Finally, profit margins are a significant consideration for investors. Investors looking at funding a particular startup may like to assess the profit margin of the potential product/service being developed. While comparing two or more ventures or stocks to identify the better one, investors often hone in on the respective profit margins.

Comparing Profit Margins

However, profit margin cannot be the sole decider for comparison as each business has its own distinct operations. Usually, all businesses with low profit margins, like retail and transportation, will have high turnaround and revenue which makes up for overall high profits despite the relatively low profit margin figure. High-end luxury goods have low sales, but high profits per unit make up for high profit margins. Below is a comparison between the profit margins of four long-running and successful companies from the technology and retail space:

Technology companies like Microsoft and Alphabet have high double-digit quarterly profit margins compared to the single-digit margins achieved by Walmart and Target. However, it does not mean Walmart and Target did not generate profits or were less successful businesses compared to Microsoft and Alphabet.

A look at stock returns between 2006 and 2012 indicate similar performances across the four stocks, though Microsoft and Alphabet’s profit margin were way ahead of Walmart and Target’s during that period. Since they belong to different sectors, a blind comparison solely on profit margins may be inappropriate. Profit margin comparisons between Microsoft and Alphabet, and between Walmart and Target is more appropriate.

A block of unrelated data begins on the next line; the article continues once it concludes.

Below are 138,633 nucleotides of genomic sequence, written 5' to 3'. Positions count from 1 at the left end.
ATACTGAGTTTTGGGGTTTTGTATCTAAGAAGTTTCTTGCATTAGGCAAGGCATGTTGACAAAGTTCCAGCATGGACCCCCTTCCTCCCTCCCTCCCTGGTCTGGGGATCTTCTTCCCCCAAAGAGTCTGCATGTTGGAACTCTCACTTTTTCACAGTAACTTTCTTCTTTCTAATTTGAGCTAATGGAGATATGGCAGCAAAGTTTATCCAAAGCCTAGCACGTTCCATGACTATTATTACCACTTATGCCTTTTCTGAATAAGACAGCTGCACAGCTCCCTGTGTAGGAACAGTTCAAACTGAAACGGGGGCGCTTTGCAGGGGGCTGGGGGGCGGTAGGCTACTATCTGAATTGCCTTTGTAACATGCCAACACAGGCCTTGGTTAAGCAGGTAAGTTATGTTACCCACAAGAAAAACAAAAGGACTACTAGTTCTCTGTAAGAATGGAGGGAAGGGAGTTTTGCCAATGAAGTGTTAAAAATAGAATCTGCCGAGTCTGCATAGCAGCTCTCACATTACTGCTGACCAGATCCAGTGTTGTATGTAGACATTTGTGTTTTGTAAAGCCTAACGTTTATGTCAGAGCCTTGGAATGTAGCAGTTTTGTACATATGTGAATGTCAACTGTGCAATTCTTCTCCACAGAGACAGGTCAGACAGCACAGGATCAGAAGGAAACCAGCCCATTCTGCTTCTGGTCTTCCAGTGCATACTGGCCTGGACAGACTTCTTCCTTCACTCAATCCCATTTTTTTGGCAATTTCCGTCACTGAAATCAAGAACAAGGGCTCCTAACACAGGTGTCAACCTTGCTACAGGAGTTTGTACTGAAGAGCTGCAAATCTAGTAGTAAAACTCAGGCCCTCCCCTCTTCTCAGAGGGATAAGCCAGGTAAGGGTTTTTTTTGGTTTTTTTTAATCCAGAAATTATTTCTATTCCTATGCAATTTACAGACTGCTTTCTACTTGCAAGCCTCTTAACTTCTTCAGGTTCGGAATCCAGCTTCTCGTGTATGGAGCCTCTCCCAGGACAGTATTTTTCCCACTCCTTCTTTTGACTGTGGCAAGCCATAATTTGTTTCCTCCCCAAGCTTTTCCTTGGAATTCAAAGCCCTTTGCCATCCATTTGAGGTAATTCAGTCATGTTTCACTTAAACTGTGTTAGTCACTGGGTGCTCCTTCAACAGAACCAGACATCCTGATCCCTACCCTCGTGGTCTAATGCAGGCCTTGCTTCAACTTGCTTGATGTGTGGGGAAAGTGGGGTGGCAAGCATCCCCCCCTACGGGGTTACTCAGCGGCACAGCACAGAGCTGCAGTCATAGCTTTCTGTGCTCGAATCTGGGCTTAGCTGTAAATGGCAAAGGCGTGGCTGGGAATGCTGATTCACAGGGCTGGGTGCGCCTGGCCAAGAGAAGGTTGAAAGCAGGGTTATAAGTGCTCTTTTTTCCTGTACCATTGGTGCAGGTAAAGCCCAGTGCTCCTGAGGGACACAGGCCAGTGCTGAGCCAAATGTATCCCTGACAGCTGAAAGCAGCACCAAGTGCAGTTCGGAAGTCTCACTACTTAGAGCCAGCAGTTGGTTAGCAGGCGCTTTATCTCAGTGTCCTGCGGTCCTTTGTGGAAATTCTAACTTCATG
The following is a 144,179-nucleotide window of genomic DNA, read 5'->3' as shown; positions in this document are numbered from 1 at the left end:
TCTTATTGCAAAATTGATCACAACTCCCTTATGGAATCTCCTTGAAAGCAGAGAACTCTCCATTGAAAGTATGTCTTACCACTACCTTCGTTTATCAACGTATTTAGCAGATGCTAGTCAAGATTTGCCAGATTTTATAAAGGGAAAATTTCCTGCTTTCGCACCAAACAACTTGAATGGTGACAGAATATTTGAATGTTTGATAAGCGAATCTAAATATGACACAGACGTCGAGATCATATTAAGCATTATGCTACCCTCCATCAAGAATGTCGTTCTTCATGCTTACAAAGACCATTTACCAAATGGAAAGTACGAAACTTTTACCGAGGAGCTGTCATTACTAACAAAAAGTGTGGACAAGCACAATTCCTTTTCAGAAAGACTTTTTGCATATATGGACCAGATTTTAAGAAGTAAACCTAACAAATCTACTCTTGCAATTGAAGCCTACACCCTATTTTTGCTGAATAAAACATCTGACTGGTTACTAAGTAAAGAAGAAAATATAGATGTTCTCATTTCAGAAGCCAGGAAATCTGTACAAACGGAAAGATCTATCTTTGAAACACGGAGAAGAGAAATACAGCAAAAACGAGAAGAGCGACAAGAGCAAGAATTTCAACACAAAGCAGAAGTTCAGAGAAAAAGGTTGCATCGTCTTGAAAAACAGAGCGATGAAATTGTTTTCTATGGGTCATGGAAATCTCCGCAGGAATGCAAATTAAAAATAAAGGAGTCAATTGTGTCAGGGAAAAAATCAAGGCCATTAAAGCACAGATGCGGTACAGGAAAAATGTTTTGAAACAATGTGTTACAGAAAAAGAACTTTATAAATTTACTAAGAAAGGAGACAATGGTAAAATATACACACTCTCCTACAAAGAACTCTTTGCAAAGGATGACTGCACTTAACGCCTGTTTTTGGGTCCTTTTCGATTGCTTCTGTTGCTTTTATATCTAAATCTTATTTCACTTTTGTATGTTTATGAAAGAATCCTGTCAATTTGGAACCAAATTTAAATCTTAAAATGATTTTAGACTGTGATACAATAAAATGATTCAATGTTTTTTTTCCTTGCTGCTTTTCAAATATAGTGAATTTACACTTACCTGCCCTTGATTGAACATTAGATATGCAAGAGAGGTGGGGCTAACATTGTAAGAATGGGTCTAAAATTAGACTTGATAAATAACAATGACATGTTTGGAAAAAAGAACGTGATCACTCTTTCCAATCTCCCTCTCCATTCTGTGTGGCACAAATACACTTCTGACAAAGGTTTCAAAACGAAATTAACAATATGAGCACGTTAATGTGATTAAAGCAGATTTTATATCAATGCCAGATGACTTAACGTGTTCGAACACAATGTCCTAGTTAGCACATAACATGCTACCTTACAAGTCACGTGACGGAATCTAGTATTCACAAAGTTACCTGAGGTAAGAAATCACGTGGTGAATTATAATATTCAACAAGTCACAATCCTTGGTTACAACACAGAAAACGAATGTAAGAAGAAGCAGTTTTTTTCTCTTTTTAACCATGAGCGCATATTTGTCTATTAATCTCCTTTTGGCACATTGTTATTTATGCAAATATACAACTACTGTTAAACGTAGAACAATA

Examples of High Profit Margin Industries

Businesses of luxury goods and high-end accessories often operate on high profit potential and low sales. Few costly items, like a high-end car, are ordered to build—that is, the unit is manufactured after securing the order from the customer, making it a low-expense process without much operational overheads.

Software or gaming companies may invest initially while developing a particular software/game and cash in big later by simply selling millions of copies with very little expenses. Getting into strategic agreements with device manufacturers, like offering pre-installed Windows and MS Office on Dell-manufactured laptops, further reduces the costs while maintaining revenues.

Patent-secured businesses like pharmaceuticals may incur high research costs initially, but they reap big with high profit margins while selling the patent-protected drugs with no competition.

Examples of Low Profit Margin Industries

Operation-intensive businesses like transportation which may have to deal with fluctuating fuel prices, drivers’ perks and retention, and vehicle maintenance usually have lower profit margins.

Agriculture-based ventures usually have low profit margins owing to weather uncertainty, high inventory, operational overheads, need for farming and storage space, and resource-intensive activities.

Automobiles also have low profit margins, as profits and sales are limited by intense competition, uncertain consumer demand, and high operational expenses involved in developing dealership networks and logistics.

What is a Profit Margin?